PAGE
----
No one can truly stifle art, but I do think that creativity is being hindered in today's world. In the past, creativity was greatly encouraged, but nowadays the arts struggle to gain support in some places in the world. However, where it is allowed to flourish, creativity is able to expand in ways beyond our wildest dreams and much of this is made possible through the free sharing of media. I don’t see this form of sharing as stealing either. It seems to me as though artists have merely complained about their work being “stolen” for the cash benefits they receive. In RiP! A Remix Manifesto, Girl Talk made a very clear point when he said that it has become more about the money than the simple enjoyment of making music/art. Wealth is no longer “in the products of the mind” but in the hands of the copyrighters. These laws have been entirely manipulated for profit, and it is in turn hindering our ability to create and discover as artists.
Now, I can understand groups such as the Balanchine Trust, which preserves and upholds the choreography put forth by George Balanchine in the twentieth century. In order to perform and/or film Balanchine choreography, one must first gain permission from the Trust. This, to me, seems reasonable, given the fact that his work is being preserved and not withheld. Unlike the restrictions of copyright laws, the protection of Balanchine’s work still serves as an outlet for inspiration and creativity. People can freely see and experience his works and create new movements based on his creations, but there will never be an exact replica.
With so many advances in technology, the amount of software sharing has skyrocketed. Though some may see this as alarming, I see it as no surprise. For ages, people have found ways of creating “labor saving devices.” We are a progressive human race that is always striving for efficiency, and the sharing of media simply enhances that ability. After reading through Jonathan Lethum’s article and watching RiP!, I have come to believe that rather than slowing down this growing process, we should embrace this new “copyleft” culture that has come up and charge full speed into the next era of artistic creativity.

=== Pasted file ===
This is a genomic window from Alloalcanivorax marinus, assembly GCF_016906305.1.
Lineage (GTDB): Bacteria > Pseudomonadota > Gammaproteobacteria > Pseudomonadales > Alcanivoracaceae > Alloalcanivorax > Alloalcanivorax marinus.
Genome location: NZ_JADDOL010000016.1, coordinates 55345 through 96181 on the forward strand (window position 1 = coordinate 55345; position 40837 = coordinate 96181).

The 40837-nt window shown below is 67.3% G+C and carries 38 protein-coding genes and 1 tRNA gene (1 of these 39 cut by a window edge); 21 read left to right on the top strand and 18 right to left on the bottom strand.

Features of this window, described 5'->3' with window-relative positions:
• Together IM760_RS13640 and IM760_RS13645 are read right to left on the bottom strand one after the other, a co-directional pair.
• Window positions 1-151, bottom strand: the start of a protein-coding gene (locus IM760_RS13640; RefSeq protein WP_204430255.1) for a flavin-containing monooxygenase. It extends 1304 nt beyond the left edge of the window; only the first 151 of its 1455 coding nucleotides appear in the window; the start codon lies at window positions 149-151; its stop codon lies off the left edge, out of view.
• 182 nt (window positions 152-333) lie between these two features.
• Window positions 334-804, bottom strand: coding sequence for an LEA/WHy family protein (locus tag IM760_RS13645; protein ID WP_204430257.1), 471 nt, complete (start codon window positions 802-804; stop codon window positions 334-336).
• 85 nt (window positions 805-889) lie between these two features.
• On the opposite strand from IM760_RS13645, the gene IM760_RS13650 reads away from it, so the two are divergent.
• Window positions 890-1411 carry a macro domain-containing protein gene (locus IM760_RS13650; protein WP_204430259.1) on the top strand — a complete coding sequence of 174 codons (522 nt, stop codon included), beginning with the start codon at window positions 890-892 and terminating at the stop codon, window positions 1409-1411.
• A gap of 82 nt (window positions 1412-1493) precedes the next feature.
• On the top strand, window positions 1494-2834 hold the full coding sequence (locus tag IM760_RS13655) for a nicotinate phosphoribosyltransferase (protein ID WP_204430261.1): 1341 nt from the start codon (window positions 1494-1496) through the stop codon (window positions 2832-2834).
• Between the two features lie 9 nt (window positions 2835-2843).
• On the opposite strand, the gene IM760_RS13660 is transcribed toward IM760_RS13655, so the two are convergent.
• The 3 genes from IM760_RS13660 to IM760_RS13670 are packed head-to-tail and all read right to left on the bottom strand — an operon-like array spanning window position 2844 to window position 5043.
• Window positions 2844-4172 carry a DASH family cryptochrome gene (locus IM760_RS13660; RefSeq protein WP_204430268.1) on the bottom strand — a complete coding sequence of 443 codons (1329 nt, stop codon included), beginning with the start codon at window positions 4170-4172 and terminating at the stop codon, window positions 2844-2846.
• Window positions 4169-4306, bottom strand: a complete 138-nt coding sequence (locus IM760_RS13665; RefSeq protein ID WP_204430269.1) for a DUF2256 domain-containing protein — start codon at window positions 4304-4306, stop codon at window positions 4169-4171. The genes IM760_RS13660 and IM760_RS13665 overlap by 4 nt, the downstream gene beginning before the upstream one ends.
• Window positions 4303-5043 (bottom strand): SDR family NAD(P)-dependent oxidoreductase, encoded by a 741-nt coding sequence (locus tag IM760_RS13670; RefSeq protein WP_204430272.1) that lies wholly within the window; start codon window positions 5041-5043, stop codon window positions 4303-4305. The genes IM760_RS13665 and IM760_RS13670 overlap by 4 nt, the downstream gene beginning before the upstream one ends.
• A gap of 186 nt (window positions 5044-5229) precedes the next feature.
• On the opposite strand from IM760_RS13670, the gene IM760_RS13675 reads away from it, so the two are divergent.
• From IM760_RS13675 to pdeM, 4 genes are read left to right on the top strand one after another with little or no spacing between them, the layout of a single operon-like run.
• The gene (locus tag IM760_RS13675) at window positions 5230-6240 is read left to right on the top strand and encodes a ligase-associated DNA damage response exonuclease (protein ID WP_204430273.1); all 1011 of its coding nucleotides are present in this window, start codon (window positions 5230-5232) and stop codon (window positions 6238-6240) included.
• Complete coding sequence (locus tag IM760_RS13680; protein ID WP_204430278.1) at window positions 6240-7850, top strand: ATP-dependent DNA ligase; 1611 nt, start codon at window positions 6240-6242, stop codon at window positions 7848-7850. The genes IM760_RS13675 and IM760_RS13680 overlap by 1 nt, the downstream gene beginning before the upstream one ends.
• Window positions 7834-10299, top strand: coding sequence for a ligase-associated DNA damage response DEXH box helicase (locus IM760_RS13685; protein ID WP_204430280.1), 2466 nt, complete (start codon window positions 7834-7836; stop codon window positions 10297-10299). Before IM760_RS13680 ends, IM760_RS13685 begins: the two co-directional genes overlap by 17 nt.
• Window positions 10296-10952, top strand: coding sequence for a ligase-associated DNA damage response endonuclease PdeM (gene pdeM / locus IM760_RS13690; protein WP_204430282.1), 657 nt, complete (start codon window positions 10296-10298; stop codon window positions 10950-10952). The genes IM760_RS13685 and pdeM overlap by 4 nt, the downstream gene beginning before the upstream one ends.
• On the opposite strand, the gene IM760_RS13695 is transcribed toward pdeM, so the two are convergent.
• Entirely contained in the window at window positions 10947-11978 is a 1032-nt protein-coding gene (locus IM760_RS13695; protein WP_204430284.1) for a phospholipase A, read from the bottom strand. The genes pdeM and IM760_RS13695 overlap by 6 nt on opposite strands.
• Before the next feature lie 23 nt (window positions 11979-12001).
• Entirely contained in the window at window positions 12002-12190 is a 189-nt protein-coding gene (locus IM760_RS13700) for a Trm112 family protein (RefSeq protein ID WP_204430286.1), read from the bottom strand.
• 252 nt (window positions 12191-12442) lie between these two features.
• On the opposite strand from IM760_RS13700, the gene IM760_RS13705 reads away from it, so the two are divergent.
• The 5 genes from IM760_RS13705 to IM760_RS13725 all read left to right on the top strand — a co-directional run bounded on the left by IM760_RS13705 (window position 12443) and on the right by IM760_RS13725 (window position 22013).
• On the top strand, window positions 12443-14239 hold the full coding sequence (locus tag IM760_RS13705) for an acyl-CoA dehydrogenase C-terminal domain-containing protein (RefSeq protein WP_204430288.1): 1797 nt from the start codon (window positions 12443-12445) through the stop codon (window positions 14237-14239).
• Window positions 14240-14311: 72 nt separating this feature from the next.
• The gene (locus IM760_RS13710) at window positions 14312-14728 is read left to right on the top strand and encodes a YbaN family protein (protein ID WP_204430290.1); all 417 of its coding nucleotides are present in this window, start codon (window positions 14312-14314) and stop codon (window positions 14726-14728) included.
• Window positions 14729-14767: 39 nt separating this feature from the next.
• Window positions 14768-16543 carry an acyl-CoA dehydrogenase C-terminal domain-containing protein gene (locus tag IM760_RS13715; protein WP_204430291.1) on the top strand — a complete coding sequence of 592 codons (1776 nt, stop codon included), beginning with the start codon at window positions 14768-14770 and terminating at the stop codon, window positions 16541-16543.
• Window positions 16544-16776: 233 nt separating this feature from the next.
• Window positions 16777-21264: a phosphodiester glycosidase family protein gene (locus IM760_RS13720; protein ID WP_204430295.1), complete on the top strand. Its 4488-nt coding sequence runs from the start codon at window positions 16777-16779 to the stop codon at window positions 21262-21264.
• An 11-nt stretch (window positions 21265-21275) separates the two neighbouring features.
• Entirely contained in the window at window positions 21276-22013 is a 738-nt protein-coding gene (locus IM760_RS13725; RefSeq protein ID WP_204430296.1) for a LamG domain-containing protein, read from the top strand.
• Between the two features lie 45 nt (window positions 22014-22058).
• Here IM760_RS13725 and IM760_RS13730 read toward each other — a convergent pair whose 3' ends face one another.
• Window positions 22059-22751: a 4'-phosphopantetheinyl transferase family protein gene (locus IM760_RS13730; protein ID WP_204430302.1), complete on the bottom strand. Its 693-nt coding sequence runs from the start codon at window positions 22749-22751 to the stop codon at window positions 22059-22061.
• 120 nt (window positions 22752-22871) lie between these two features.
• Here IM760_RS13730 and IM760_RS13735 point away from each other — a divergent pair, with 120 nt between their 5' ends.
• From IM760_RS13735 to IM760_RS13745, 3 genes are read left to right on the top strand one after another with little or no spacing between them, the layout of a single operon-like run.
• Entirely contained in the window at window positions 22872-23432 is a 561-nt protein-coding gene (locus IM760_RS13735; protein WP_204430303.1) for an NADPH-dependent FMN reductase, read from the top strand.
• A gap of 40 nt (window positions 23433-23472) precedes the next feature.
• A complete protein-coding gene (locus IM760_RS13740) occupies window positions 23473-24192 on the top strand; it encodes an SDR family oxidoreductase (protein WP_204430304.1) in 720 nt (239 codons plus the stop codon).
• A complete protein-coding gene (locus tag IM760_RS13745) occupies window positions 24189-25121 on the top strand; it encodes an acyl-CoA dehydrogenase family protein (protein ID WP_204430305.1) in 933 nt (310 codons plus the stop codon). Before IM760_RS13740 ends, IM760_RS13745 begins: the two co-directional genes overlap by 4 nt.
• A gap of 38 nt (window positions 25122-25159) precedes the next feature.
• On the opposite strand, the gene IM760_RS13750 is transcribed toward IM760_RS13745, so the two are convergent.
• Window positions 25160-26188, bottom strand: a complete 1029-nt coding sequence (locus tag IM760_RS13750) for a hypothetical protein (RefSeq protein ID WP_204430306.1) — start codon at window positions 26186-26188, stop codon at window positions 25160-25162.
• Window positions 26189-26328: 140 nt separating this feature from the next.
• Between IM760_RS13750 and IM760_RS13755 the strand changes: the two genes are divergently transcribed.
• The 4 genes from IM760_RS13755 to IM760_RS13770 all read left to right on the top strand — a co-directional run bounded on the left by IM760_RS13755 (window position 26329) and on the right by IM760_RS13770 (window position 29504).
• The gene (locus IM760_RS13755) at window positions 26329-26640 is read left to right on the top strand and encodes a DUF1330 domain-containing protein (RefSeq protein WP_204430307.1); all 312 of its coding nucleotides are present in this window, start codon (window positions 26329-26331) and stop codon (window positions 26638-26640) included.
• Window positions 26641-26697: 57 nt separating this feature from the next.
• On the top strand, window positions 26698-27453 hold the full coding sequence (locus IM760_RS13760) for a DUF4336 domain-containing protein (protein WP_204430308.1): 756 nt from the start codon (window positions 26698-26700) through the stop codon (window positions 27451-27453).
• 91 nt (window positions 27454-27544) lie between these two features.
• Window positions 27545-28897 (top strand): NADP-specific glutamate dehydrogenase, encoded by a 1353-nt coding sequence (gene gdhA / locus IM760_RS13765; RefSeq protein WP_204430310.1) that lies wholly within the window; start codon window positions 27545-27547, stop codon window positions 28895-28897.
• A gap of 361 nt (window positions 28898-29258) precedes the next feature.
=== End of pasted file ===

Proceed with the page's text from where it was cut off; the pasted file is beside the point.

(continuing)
I wasn’t quite sure how to go about capturing a video in a single still shot at first. I began to list things that could be considered “fluid.” The list in my head started to grow from expected things such as water to more uncommon sights such as fabric. While I thought about these options, I decided to take my camera and walk around campus. It turns out the Franklin Institute wasn’t joking when they said that walking can “clear your head” and help you think better. As I walked around, I found the images I needed to portray my version of fluidity. The first was a giant leaf outside the commons. The curves of the leaf mimicked the way a waterfall might flow over a ledge, and the veins within the leaf simply added to this similarity. After snapping a few shots of the plant, I kept walking around to see if I found anything else that might parallel the girl’s dance. I found a small shallow stream where I found a more “cliche” picture of fluidity. This stream fit the girl’s concept almost more closely than the leaf. She had talked about feeling as though she was underwater when she danced, and this snapshot was almost a perfect visual of how it might be to move underwater. After finding the pictures I needed, I debated molding them into a collage, but after thorough contemplation, I decided they were powerful enough on their own.
Overall, I think this week's assignment was a success, and I learned a lot more than I expected to. I hadn’t realized that the battle with copyright was such an intense one, but after reading through the conceptual material and learning other people’s viewpoints on the issue, I am ready to discover even more in the weeks to come.